Some experts advising the Biden Administration are of the position that the Iran nuclear deal should be applied to North Korea. Their rationale is that it is mission impossible to achieve North Korea’s denuclearization, and thus crisis management through a freeze and a phased approach is more realistic than complete denuclearization. They view nuclear arms control as a necessity for attaining the goal of denuclearization. Nuclear arms control is what Pyongyang has wanted for a long time, and while it may seem like a rational approach, it is contradictory in that it in effect recognizes North Korea as a nuclear weapon state. If we are to approach the North Korean nuclear issue from an arms control viewpoint, we risk becoming mired in North Korea’s strategy of winning recognition as a nuclear state by exchanging partial denuclearization, or nuclear arms control, for the lifting of key economic sanctions.

Against this backdrop, we, a study group (named as “Good Minds for the Korean Peninsula”) that consists of former ROK government officials, academics, and journalists, offer the following recommendations.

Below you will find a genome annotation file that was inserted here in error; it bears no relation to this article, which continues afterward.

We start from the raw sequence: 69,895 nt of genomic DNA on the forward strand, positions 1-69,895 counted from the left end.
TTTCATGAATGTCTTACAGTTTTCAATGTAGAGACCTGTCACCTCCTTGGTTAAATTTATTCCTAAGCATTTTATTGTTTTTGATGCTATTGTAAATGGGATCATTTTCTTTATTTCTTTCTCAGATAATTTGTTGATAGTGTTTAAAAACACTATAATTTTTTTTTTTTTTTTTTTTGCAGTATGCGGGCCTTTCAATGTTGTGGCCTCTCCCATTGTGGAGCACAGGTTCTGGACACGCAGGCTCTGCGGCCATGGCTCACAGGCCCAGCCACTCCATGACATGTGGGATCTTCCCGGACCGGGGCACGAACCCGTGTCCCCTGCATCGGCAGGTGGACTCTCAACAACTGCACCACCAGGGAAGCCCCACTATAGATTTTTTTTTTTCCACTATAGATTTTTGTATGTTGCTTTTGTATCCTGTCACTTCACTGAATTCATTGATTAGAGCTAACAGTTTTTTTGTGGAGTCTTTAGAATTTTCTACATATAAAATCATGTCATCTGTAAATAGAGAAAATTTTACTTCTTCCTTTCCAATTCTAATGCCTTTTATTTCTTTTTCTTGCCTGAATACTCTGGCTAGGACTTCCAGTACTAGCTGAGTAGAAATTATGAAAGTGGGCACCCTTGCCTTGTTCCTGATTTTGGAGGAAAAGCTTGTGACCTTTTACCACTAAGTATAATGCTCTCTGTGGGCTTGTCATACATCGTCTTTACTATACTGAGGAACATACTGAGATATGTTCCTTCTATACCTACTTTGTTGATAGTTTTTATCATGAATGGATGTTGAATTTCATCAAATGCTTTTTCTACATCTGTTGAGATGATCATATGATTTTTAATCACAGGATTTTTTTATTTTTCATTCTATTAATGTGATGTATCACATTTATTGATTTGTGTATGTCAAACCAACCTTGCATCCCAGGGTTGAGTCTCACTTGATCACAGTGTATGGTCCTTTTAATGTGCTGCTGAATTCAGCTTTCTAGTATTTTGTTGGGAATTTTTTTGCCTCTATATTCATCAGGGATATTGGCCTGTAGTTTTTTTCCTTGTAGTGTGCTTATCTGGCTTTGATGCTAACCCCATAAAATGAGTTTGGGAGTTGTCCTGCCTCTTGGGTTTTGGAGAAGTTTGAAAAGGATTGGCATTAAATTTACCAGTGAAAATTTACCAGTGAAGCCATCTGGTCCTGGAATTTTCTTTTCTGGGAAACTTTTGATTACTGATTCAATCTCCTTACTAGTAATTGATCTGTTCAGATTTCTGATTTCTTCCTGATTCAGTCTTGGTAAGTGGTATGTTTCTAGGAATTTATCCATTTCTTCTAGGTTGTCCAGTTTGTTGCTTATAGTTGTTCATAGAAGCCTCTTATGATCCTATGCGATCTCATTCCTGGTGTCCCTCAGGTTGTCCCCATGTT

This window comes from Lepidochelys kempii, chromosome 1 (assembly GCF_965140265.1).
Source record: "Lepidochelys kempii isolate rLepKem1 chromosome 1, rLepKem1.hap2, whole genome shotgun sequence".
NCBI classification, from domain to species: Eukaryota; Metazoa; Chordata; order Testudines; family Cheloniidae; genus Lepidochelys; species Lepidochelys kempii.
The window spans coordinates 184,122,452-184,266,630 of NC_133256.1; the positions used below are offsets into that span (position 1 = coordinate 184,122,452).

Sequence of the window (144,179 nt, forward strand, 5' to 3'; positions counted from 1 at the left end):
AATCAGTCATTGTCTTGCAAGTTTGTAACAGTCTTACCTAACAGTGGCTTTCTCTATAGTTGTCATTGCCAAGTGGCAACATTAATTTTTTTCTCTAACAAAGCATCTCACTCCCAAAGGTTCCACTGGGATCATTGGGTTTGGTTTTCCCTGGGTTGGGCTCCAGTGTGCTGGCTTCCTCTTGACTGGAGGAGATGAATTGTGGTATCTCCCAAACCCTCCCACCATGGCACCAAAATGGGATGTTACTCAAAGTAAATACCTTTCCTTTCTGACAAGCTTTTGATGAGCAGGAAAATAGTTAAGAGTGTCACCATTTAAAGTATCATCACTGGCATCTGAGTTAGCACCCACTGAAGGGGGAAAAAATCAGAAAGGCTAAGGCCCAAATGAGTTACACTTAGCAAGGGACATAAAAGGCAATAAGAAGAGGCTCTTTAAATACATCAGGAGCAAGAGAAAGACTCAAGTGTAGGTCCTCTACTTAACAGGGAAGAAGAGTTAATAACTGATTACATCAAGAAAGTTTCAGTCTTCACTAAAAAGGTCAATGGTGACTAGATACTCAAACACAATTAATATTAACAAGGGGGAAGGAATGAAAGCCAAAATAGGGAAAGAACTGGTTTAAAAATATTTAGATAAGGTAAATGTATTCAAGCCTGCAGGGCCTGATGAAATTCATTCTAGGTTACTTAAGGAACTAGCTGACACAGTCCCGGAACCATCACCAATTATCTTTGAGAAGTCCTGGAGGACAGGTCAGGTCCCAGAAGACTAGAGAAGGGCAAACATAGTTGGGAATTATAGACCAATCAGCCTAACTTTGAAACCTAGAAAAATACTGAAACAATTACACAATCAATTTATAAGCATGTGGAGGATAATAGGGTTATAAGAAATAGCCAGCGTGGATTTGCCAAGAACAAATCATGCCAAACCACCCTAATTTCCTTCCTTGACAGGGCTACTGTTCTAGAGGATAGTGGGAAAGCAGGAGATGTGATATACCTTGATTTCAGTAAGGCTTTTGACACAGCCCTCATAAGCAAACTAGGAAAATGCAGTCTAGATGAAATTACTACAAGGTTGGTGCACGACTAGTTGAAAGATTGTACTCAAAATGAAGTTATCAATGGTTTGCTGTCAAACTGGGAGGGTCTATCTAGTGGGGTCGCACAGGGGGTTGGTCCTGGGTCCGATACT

First, the ROK and the United States should maintain the goal of North Korea’s complete denuclearization and continue sanctions on North Korea. While pursuing a peaceful resolution of the North Korean nuclear issue through negotiations, we must never give up the goal of North Korea’s complete denuclearization. We, the study group participants, object to the premature lifting of sanctions in the name of provoking a nuclear arms control on the part of North Korea. The ROK and the U.S. need to make it clear to North Korea that sticking to its nuclear arsenals will come at a prolonged strategic price serious enough to hurt the regime. This is the single most important key to achieving North Korea’s denuclearization.